Putin's address followed a marathon meeting with the heads of the defense, intelligence and security agencies in Sochi on Saturday, an hour-long telephone conversation with Bush the same day, and a series of telephone calls to the heads of the Central Asia states.

Before going on television, Putin -- known for his persistence in consensus-building -- met Monday evening with the heads of the State Duma factions. "I decided I should not make the final decision before meeting you and consulting you on this issue, which is very important for Russia's place in the world now and in the future," Putin told the faction leaders in the Kremlin.

He also met with representatives of Russia's Islamic community. "We are living through a difficult time now because of attempts by some indecent people to use Islam as a cover for deeds that don't have anything in common with it," Putin said in his speech. He said that breaking the current "harmony" between Islam and Christianity "would be disastrous for our multi-ethnic country."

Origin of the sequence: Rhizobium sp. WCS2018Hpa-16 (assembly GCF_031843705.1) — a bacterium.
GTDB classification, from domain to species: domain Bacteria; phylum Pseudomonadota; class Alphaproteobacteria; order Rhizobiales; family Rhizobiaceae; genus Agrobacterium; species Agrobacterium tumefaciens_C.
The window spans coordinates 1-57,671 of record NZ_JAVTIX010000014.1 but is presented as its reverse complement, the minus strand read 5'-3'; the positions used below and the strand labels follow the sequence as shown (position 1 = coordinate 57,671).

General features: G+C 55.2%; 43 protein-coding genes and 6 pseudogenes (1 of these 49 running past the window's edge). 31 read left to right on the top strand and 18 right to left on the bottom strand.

Just prior to Putin's television address, two former Soviet republics -- Ukraine and Kazakhstan -- officially announced their readiness to support the U.S.-led operation. Ukraine agreed to allow U.S. military cargo aircraft to fly over its airspace, a presidential spokeswoman told news agencies.

Kazakhstan went further, offering the United States the use not only of its airspace but of its military bases. "Kazakhstan is ready to support the action against terrorism with all the means it has at its disposal," President Nursultan Nazarbayev said at a news conference.

Asked whether the support would include the use of air fields, military bases and airspace, Nazarbayev said firmly: "These means include everything you have just enumerated." He said Kazakhstan has not yet received any requests.

The two Central Asian countries that would be even more important for a U.S. operations kept silent Monday.

Uzbekistan and Tajikistan -- both bordering Afghanistan and perfectly positioned to be bases for raids on Afghan territory -- initially offered their assistance but quickly withdrew it under apparent pressure from Moscow.

The Kremlin is worried that U.S. attacks could further destabilize a region plagued by regular Islamic insurgencies and send a wave of Afghan refugees into the Central Asian states. It also is apprehensive about the presence of its former Cold War foe in a region it perceives as its strategic backyard.

Defense Minister Sergei Ivanov said during a trip around the region last week that he could see "no basis for even a hypothetical possibility" of Western forces being stationed in Central Asia.